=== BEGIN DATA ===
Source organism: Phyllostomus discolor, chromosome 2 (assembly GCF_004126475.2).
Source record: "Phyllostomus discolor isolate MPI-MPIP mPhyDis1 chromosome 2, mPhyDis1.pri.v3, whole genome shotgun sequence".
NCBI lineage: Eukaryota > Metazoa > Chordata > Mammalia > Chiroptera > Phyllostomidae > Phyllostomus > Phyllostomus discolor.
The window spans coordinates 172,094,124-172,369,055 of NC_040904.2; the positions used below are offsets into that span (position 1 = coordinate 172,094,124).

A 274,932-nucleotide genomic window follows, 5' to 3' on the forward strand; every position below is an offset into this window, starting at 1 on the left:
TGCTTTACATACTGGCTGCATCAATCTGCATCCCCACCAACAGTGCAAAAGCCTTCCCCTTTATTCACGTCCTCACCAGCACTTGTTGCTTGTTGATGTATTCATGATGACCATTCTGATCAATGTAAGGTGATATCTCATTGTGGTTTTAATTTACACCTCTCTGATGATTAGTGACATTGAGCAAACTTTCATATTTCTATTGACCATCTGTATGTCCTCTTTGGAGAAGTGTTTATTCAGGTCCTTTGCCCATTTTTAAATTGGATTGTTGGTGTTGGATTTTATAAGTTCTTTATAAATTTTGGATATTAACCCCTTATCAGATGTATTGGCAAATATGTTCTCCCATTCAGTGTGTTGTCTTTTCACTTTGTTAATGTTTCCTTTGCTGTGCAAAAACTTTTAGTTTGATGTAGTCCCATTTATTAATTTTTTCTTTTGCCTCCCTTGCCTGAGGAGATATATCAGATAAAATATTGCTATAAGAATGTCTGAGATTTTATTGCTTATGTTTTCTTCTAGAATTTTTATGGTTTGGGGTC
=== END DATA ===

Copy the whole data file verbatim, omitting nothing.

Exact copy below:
Source organism: Phyllostomus discolor, chromosome 2 (assembly GCF_004126475.2).
Source record: "Phyllostomus discolor isolate MPI-MPIP mPhyDis1 chromosome 2, mPhyDis1.pri.v3, whole genome shotgun sequence".
NCBI lineage: Eukaryota > Metazoa > Chordata > Mammalia > Chiroptera > Phyllostomidae > Phyllostomus > Phyllostomus discolor.
The window spans coordinates 172,094,124-172,369,055 of NC_040904.2; the positions used below are offsets into that span (position 1 = coordinate 172,094,124).

A 274,932-nucleotide genomic window follows, 5' to 3' on the forward strand; every position below is an offset into this window, starting at 1 on the left:
TGCTTTACATACTGGCTGCATCAATCTGCATCCCCACCAACAGTGCAAAAGCCTTCCCCTTTATTCACGTCCTCACCAGCACTTGTTGCTTGTTGATGTATTCATGATGACCATTCTGATCAATGTAAGGTGATATCTCATTGTGGTTTTAATTTACACCTCTCTGATGATTAGTGACATTGAGCAAACTTTCATATTTCTATTGACCATCTGTATGTCCTCTTTGGAGAAGTGTTTATTCAGGTCCTTTGCCCATTTTTAAATTGGATTGTTGGTGTTGGATTTTATAAGTTCTTTATAAATTTTGGATATTAACCCCTTATCAGATGTATTGGCAAATATGTTCTCCCATTCAGTGTGTTGTCTTTTCACTTTGTTAATGTTTCCTTTGCTGTGCAAAAACTTTTAGTTTGATGTAGTCCCATTTATTAATTTTTTCTTTTGCCTCCCTTGCCTGAGGAGATATATCAGATAAAATATTGCTATAAGAATGTCTGAGATTTTATTGCTTATGTTTTCTTCTAGAATTTTTATGGTTTGGGGTC